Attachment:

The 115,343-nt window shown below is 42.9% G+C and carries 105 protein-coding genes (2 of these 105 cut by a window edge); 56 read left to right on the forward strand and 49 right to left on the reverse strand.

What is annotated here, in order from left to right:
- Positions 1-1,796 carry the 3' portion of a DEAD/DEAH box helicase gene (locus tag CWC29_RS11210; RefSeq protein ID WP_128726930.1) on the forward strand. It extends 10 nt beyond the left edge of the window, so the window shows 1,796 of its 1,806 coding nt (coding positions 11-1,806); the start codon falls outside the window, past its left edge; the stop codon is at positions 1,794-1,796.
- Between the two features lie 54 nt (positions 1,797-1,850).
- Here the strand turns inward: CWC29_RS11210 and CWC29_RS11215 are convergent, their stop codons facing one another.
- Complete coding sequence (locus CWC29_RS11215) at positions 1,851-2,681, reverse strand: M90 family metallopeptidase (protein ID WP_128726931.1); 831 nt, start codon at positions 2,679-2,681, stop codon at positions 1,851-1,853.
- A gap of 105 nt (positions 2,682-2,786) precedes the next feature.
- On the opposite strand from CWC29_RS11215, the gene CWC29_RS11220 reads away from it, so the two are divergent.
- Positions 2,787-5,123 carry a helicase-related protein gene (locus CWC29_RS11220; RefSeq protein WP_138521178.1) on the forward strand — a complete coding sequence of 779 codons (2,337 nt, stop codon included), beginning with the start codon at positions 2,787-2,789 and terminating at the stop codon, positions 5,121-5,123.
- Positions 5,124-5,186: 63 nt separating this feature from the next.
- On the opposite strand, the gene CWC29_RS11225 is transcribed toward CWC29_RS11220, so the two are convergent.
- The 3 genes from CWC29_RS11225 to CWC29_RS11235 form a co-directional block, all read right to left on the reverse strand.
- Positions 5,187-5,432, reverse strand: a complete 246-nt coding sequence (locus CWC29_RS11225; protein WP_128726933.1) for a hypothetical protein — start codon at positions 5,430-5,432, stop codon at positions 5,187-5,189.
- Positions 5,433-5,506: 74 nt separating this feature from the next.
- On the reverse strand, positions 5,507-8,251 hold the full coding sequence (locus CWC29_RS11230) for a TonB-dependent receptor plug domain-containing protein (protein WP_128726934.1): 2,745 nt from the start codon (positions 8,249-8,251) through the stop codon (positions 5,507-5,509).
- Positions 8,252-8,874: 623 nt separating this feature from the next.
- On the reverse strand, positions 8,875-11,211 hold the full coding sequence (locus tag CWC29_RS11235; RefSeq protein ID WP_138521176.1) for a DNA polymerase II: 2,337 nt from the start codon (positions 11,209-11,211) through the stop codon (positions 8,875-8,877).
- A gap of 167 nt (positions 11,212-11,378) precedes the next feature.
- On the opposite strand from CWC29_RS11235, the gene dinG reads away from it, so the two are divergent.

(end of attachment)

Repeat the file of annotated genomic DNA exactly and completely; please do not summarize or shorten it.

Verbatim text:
The 115,343-nt window shown below is 42.9% G+C and carries 105 protein-coding genes (2 of these 105 cut by a window edge); 56 read left to right on the forward strand and 49 right to left on the reverse strand.

What is annotated here, in order from left to right:
- Positions 1-1,796 carry the 3' portion of a DEAD/DEAH box helicase gene (locus tag CWC29_RS11210; RefSeq protein ID WP_128726930.1) on the forward strand. It extends 10 nt beyond the left edge of the window, so the window shows 1,796 of its 1,806 coding nt (coding positions 11-1,806); the start codon falls outside the window, past its left edge; the stop codon is at positions 1,794-1,796.
- Between the two features lie 54 nt (positions 1,797-1,850).
- Here the strand turns inward: CWC29_RS11210 and CWC29_RS11215 are convergent, their stop codons facing one another.
- Complete coding sequence (locus CWC29_RS11215) at positions 1,851-2,681, reverse strand: M90 family metallopeptidase (protein ID WP_128726931.1); 831 nt, start codon at positions 2,679-2,681, stop codon at positions 1,851-1,853.
- A gap of 105 nt (positions 2,682-2,786) precedes the next feature.
- On the opposite strand from CWC29_RS11215, the gene CWC29_RS11220 reads away from it, so the two are divergent.
- Positions 2,787-5,123 carry a helicase-related protein gene (locus CWC29_RS11220; RefSeq protein WP_138521178.1) on the forward strand — a complete coding sequence of 779 codons (2,337 nt, stop codon included), beginning with the start codon at positions 2,787-2,789 and terminating at the stop codon, positions 5,121-5,123.
- Positions 5,124-5,186: 63 nt separating this feature from the next.
- On the opposite strand, the gene CWC29_RS11225 is transcribed toward CWC29_RS11220, so the two are convergent.
- The 3 genes from CWC29_RS11225 to CWC29_RS11235 form a co-directional block, all read right to left on the reverse strand.
- Positions 5,187-5,432, reverse strand: a complete 246-nt coding sequence (locus CWC29_RS11225; protein WP_128726933.1) for a hypothetical protein — start codon at positions 5,430-5,432, stop codon at positions 5,187-5,189.
- Positions 5,433-5,506: 74 nt separating this feature from the next.
- On the reverse strand, positions 5,507-8,251 hold the full coding sequence (locus CWC29_RS11230) for a TonB-dependent receptor plug domain-containing protein (protein WP_128726934.1): 2,745 nt from the start codon (positions 8,249-8,251) through the stop codon (positions 5,507-5,509).
- Positions 8,252-8,874: 623 nt separating this feature from the next.
- On the reverse strand, positions 8,875-11,211 hold the full coding sequence (locus tag CWC29_RS11235; RefSeq protein ID WP_138521176.1) for a DNA polymerase II: 2,337 nt from the start codon (positions 11,209-11,211) through the stop codon (positions 8,875-8,877).
- A gap of 167 nt (positions 11,212-11,378) precedes the next feature.
- On the opposite strand from CWC29_RS11235, the gene dinG reads away from it, so the two are divergent.